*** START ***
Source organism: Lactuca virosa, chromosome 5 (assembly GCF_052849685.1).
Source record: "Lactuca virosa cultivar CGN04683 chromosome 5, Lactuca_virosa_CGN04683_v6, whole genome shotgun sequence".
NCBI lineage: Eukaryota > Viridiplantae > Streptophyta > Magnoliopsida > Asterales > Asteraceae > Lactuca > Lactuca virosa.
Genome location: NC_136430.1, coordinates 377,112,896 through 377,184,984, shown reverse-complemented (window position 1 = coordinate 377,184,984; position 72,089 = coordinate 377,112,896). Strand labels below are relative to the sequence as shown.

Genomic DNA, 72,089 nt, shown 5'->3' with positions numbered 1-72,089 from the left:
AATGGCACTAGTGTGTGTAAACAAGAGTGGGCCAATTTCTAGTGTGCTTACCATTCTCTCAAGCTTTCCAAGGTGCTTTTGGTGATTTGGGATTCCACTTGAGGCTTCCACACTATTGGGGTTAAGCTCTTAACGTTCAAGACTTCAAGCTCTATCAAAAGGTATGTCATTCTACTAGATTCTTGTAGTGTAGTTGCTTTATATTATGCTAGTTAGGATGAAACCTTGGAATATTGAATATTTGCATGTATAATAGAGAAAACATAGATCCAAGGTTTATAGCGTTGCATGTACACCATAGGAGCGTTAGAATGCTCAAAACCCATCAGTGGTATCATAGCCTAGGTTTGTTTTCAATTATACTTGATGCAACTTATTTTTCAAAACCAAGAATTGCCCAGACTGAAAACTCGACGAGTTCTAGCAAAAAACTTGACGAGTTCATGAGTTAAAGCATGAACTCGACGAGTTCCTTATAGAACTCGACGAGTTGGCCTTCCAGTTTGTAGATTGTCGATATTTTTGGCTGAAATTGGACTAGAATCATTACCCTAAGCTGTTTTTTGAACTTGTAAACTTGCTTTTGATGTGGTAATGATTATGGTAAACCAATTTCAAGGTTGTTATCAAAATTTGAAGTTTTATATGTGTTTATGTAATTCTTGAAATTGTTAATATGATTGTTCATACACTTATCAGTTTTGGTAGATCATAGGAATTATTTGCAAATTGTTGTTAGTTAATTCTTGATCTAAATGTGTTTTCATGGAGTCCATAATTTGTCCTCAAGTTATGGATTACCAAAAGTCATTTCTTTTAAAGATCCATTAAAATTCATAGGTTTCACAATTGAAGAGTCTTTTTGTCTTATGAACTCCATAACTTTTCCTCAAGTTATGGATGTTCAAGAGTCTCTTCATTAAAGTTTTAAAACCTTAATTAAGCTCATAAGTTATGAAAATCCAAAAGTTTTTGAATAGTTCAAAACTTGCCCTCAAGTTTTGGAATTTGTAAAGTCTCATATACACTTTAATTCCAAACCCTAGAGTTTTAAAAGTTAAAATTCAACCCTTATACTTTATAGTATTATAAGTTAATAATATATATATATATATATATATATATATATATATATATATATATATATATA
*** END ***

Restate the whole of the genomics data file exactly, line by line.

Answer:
Source organism: Lactuca virosa, chromosome 5 (assembly GCF_052849685.1).
Source record: "Lactuca virosa cultivar CGN04683 chromosome 5, Lactuca_virosa_CGN04683_v6, whole genome shotgun sequence".
NCBI lineage: Eukaryota > Viridiplantae > Streptophyta > Magnoliopsida > Asterales > Asteraceae > Lactuca > Lactuca virosa.
Genome location: NC_136430.1, coordinates 377,112,896 through 377,184,984, shown reverse-complemented (window position 1 = coordinate 377,184,984; position 72,089 = coordinate 377,112,896). Strand labels below are relative to the sequence as shown.

Genomic DNA, 72,089 nt, shown 5'->3' with positions numbered 1-72,089 from the left:
AATGGCACTAGTGTGTGTAAACAAGAGTGGGCCAATTTCTAGTGTGCTTACCATTCTCTCAAGCTTTCCAAGGTGCTTTTGGTGATTTGGGATTCCACTTGAGGCTTCCACACTATTGGGGTTAAGCTCTTAACGTTCAAGACTTCAAGCTCTATCAAAAGGTATGTCATTCTACTAGATTCTTGTAGTGTAGTTGCTTTATATTATGCTAGTTAGGATGAAACCTTGGAATATTGAATATTTGCATGTATAATAGAGAAAACATAGATCCAAGGTTTATAGCGTTGCATGTACACCATAGGAGCGTTAGAATGCTCAAAACCCATCAGTGGTATCATAGCCTAGGTTTGTTTTCAATTATACTTGATGCAACTTATTTTTCAAAACCAAGAATTGCCCAGACTGAAAACTCGACGAGTTCTAGCAAAAAACTTGACGAGTTCATGAGTTAAAGCATGAACTCGACGAGTTCCTTATAGAACTCGACGAGTTGGCCTTCCAGTTTGTAGATTGTCGATATTTTTGGCTGAAATTGGACTAGAATCATTACCCTAAGCTGTTTTTTGAACTTGTAAACTTGCTTTTGATGTGGTAATGATTATGGTAAACCAATTTCAAGGTTGTTATCAAAATTTGAAGTTTTATATGTGTTTATGTAATTCTTGAAATTGTTAATATGATTGTTCATACACTTATCAGTTTTGGTAGATCATAGGAATTATTTGCAAATTGTTGTTAGTTAATTCTTGATCTAAATGTGTTTTCATGGAGTCCATAATTTGTCCTCAAGTTATGGATTACCAAAAGTCATTTCTTTTAAAGATCCATTAAAATTCATAGGTTTCACAATTGAAGAGTCTTTTTGTCTTATGAACTCCATAACTTTTCCTCAAGTTATGGATGTTCAAGAGTCTCTTCATTAAAGTTTTAAAACCTTAATTAAGCTCATAAGTTATGAAAATCCAAAAGTTTTTGAATAGTTCAAAACTTGCCCTCAAGTTTTGGAATTTGTAAAGTCTCATATACACTTTAATTCCAAACCCTAGAGTTTTAAAAGTTAAAATTCAACCCTTATACTTTATAGTATTATAAGTTAATAATATATATATATATATATATATATATATATATATATATATATATATATATA